Like Toys 'R' Us, local brick-and-mortar store Planet Telecoms has also entered the e-commerce fray.

Last month, the mobile phone retailer launched its eplanetworld website to provide more brand owners with more space to showcase their full range of products - space which Planet Telecoms' physical retail stores may not have.

"E-stores are not constrained by shelf space," said Mr Raymond Lum, vice-president of business development at Planet Telecoms' parent company TeleChoice International.

Rent up, labour down

Another driver of the e-store boom here is rising rentals for retail space.

Mr Robert Van Lith, general manager of Sosoon's parent company Uitox, said it went online because "the viability of brick-and-mortar retail outlets is under pressure from rising rents and the labour crunch".

Rents for prime retail space in Orchard Road today exceed $35 per sq ft (psf).

In suburban regional centres, rents top $30 psf.

This is more than twice the 1998 average in the Orchard Road area. Rents in this area even plunged as low as $12.90 psf after the 1997 Asian financial meltdown.

The labour shortage is another factor. Said Euromonitor's Mr Chan: "Companies turned to Internet retailing to tackle the issue of difficulty in hiring service staff, as consumers are able to read up about the products online."

Digital Life takes a look at the hottest e-stores here.


Launch date: April 2011

Offers: Beauty products

Cost of delivery: Free local shipping for orders above $10

As convenient and cheap as online shopping can be to the delight of customers, e-retailers may trip up on fulfilling orders - sometimes for reasons beyond their control, and often because delivery is outsourced.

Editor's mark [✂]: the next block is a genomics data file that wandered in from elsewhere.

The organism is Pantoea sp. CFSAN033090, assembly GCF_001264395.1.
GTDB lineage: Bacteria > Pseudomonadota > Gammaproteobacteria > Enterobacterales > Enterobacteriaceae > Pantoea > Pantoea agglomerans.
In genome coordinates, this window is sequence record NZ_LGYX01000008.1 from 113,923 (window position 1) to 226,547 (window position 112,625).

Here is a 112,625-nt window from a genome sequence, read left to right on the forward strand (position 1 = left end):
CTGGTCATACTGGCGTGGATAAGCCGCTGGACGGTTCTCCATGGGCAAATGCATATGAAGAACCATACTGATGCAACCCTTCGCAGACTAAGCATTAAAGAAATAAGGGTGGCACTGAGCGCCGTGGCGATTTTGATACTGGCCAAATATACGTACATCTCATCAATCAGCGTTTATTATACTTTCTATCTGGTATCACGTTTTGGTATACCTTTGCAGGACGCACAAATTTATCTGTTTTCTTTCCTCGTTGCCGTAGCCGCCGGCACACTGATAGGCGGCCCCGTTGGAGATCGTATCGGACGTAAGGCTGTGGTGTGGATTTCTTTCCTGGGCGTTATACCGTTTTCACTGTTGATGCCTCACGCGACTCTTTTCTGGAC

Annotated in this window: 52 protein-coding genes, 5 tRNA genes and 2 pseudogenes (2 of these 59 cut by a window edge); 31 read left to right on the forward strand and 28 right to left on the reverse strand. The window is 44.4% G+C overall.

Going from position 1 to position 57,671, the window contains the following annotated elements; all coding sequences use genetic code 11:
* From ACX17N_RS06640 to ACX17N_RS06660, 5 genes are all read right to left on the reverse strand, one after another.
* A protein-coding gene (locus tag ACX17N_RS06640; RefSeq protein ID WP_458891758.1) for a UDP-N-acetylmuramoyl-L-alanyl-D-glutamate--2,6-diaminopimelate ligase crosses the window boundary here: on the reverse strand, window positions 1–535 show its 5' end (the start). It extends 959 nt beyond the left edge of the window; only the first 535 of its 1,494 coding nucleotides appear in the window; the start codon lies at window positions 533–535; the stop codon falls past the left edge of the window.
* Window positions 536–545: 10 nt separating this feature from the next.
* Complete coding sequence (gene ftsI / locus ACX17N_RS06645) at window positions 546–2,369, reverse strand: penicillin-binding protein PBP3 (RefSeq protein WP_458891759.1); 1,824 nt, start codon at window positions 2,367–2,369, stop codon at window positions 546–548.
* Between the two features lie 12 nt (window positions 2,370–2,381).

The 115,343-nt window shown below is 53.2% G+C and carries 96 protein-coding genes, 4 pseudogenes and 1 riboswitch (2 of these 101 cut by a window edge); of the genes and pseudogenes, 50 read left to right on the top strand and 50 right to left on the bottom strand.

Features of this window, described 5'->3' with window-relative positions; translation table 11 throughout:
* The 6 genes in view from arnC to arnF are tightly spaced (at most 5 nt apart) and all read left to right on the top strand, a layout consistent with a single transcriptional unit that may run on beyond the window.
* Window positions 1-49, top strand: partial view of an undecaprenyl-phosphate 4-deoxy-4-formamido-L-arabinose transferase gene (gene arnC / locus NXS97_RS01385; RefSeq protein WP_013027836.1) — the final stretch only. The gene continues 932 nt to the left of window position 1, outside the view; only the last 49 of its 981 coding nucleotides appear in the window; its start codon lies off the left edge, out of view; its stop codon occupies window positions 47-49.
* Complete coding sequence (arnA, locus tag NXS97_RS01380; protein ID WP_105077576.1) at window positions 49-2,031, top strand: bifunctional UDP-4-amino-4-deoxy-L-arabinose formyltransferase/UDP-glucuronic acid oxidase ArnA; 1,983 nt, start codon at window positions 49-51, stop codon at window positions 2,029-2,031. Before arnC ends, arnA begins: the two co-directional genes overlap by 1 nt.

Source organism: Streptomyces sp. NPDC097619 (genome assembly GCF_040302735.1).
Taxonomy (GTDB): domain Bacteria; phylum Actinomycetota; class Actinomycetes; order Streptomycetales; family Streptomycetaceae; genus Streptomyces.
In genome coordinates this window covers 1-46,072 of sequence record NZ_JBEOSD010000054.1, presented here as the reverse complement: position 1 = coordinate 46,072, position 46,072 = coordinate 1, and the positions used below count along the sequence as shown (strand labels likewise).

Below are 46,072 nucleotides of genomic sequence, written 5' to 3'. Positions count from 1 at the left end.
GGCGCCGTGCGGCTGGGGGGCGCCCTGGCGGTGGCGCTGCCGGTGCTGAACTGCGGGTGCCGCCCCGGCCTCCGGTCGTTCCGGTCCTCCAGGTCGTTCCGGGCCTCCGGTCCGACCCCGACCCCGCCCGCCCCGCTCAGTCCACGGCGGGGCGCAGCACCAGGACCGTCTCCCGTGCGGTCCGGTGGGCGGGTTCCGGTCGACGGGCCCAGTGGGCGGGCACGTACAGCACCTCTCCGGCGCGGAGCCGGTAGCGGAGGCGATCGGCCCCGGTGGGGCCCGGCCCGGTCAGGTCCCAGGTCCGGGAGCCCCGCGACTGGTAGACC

So Luxola has acquired a fleet of 10 delivery cars and scooters to ensure that its customers get what they have bought and on time. "Our delivery service is a huge differentiator," said Luxola's founder and chief executive, Ms Alexis Horowitz-Burdick.

Such control allows the cosmetics and skincare e-tailer to offer same-day delivery here at a fraction of what Singapore Post and DHL charge.

The firm prides itself in going the extra mile for customers. For instance, its delivery man is supposed to text customers before arriving at a delivery location. The company also claims that it answers almost 90 per cent of e-mail queries in under an hour.

The online retailer also ships to Malaysia, Indonesia, Thailand, the Philippines, Brunei and the United Arab Emirates, but Singapore accounts for about half of its sales.

Ms Horowitz-Burdick said the company has expanded its range to 2,500 products. Many of them are hard to find and not distributed in Singapore, she said.

She said that customers' hot favourites include the Alpha-H skincare range from Australia and the Sigma Beauty make-up series from the US.

Luxola's business seems to be thriving since it was launched in April 2011.

Ms Horowitz-Burdick said Luxola took two years to sell its first million dollars' worth of products and claimed that its most recent million dollars was made in under two months.

To date, she said, it has raised about US$13 million (S$16.3 million) in funding from investors, including a Japanese-based venture capital firm Gree Ventures; Singapore-based venture capital firm WaveMaker Labs; and Singapore's National Research Foundation, a department within the Prime Minister's Office.

Luxola said it expects annual revenue to hit $100 million by 2016.